HISTORY: Trumpets originated from end-blown objects such as animal horns, bones, or bamboo. They were primarily used for military signalling. Records indicate that trumpets were used in religious services as early as c. 2000 B.C.E. It is also know that two early trumpets were found in King Tutankhamen's tomb in Egypt (c. 1339 B.C.E.). According to the Bible, Moses made two trumpets of silver. The modern "folded" trumpet (as opposed to a long straight tube) was created around 1400 C.E. Images from the 15th century show performers with both straight and folded trumpets. Trumpets were introduced into the opera in 1607 with Claudio Monteverdi's opera Orfeo. After that, they became common in opera orchestras and in the 19th century were commonplace in the symphony orchestras. The modern trumpet is a common instrument in concert bands, jazz bands, marching bands, and is used in many genre of popular music as well as in today's symphony orchestra.
PHYSICAL DESCRIPTION: A family of brass instruments with a cylindrical bore, valves, and a cup mouthpiece producing a clear, bright tone. Three valves are used to make the instrument fully chromatic. Some models have a fourth valve to adjust for inherent intonation problems of the instrument. A trigger mechanism is sometimes added to the the first or third valve tuning slide that is used to provide a way for the performer to fix the intonation problems with certain valve combinations.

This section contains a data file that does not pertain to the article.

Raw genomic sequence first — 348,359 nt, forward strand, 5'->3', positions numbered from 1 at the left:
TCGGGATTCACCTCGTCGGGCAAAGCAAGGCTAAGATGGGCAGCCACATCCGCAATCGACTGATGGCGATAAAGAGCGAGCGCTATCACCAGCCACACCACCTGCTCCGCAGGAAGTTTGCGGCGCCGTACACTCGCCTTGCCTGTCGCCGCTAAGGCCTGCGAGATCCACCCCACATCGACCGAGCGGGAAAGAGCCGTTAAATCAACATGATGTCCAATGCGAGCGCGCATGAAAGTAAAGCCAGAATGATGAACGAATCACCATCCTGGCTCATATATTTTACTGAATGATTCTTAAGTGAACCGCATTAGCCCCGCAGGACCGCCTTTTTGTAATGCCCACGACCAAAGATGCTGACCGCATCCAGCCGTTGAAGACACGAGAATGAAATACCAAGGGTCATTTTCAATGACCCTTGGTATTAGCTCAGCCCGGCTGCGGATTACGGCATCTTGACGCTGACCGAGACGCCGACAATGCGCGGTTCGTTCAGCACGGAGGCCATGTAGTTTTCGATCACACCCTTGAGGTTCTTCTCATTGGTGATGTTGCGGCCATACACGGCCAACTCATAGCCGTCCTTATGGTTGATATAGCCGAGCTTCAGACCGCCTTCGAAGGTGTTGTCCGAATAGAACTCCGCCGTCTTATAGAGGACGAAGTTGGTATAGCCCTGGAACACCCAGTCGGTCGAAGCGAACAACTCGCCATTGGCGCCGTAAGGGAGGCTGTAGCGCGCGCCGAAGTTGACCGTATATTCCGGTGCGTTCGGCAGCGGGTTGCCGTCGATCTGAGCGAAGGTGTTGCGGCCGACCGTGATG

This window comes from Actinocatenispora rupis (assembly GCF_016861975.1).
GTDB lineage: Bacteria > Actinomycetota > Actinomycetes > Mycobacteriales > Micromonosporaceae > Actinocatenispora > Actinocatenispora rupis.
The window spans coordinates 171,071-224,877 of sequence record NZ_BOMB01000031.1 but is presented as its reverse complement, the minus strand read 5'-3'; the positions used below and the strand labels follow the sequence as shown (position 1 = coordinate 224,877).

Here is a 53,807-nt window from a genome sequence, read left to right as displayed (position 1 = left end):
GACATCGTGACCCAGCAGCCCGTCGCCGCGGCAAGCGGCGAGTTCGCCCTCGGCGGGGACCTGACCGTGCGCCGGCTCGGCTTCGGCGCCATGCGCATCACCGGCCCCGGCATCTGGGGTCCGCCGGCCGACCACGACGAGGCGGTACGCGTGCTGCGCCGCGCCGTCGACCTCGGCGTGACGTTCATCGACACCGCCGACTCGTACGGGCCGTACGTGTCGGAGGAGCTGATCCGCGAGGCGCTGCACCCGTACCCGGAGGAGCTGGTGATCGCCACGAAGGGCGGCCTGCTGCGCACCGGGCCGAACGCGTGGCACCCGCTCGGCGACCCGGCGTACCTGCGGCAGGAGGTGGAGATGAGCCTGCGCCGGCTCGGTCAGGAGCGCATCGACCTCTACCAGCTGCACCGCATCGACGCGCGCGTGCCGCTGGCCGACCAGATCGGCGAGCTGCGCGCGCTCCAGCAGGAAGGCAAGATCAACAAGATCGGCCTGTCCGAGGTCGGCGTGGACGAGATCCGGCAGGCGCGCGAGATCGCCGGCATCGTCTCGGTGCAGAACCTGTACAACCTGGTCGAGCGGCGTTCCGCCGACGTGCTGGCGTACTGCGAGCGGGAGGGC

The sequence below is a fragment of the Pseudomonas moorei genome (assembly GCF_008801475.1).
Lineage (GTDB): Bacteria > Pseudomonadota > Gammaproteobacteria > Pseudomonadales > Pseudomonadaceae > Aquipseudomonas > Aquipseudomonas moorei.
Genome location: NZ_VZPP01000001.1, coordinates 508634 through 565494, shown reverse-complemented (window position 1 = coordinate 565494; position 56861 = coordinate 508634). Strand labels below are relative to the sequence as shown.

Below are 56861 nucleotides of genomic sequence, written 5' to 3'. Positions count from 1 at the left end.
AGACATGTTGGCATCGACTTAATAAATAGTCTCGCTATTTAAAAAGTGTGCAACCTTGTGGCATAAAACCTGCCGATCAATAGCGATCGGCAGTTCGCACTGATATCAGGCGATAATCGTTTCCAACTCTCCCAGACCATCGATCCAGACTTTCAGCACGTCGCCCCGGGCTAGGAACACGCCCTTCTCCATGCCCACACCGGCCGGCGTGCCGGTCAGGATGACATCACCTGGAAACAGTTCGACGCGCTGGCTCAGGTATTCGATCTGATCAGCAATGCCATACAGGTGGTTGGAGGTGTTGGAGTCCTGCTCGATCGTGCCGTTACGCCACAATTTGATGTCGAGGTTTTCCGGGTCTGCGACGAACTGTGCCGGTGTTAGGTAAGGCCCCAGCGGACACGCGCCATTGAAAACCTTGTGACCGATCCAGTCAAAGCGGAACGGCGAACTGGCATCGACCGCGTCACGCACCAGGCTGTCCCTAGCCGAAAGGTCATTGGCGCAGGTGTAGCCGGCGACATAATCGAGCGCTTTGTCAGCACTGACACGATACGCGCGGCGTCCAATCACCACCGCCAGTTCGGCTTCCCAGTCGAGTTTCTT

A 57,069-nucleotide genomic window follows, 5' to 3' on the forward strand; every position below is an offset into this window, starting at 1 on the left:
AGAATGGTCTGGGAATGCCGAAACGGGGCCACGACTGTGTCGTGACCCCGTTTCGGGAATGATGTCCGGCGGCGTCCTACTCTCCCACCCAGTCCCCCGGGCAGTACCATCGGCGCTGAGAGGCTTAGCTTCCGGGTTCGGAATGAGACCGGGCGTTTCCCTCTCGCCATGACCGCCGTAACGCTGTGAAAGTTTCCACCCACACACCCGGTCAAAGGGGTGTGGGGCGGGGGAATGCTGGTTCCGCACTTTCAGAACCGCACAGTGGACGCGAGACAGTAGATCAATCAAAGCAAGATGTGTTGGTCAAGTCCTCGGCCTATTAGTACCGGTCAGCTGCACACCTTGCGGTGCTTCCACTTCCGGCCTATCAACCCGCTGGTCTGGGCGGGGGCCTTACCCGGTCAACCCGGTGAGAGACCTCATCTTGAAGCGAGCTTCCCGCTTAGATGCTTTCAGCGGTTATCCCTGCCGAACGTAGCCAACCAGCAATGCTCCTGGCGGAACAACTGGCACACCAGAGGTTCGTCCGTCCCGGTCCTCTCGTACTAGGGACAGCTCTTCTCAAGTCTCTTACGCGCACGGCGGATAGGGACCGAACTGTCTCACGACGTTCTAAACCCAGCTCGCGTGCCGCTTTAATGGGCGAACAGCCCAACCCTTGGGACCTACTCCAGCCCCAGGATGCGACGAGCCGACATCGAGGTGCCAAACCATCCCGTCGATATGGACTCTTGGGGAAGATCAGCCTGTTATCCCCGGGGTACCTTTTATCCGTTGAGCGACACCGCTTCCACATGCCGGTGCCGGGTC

SOUND PROPERTIES: Sound is produced (as in most brass instruments) by the vibration of the performers lips. Three valves are used to make the instrument fully chromatic.
RANGE: The trumpet is pitched in the soprano range and has a normal chromatic range from F-sharp below middle C to C above the treble clef. Experienced performers are able to extend the upper range, often to the G above the high C (or higher). The trumpet in C is a non-transposing instrument, the trumpet in B-flat has the same written range, but sounds a step lower.